Suit. — Each separate set of the four denominations of cards in 
the pack ; as the suit of Hearts, the suit of Diamonds, &:c. 

Taking it Up. — Indorsing the trump by the dealer, and dis- 
carding another card for it, after the rest have passed. 

Rule 37. — The dealer who takes it up must let the trump remain 
on the talon until it is necessary to play it on a trick. 


Talon. — The cards remaining in the pack after a deal. 

Tenace. — Where the last player holds in his hand the highest 
and third best of the cards out. 

Throw Away. — To play a worthless, card on a trick, when you 
cannot follow suit, and do not desire to trump ; as, for instance, 
where it is your partner's. 

TiiEOWiNGi- Up. — Tossing one's cards on the table. 

Rule 38. — Throwing up a hand is giving up the points ; and if 
the cards are turned face up, the left-hand player may call them 
as he thinks proper, and they must be played accordingly. 

Trick. — The same as Eound.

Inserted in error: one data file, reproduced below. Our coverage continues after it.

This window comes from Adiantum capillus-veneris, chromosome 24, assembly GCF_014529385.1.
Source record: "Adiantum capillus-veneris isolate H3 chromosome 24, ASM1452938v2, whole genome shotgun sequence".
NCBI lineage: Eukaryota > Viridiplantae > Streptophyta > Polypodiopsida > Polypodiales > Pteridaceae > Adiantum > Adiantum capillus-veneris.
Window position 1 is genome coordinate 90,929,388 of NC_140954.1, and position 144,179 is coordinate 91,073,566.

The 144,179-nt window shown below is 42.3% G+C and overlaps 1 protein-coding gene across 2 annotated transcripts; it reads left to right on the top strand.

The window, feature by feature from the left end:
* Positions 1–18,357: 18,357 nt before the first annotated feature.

Rule 39. — No player has a right to see any trick but the last. 

Trump. — The suit turned up, or made the commanding suit. 

Trump Card. — The card which is turned up by the dealer after 
the hands have been dealt around. 

Turn Down. — The trump card which is turned face downward 
on the talon by the dealer, after all have passed. 

Turn Up. — The trump card. 

Underplaying.— Following suit with a low card, when you have 
one in your hand superior to your adversary's. 


The game of Euchre is played with thirty- two cards, all below 
the denomination of seven-spot being rejected. Four persons con- 
stitute the complement for the game, and partners are determined 
by dealing and turning up one card to each ; those receiving tho 
two lowest cards, and vice versa, being associated together. 


The value of the cards in Euchre is the same as in Whist, All- 
Fours, and other games, excepting that the Knave of the suit cor- 
responding with the trump is called the Right Bower , and is the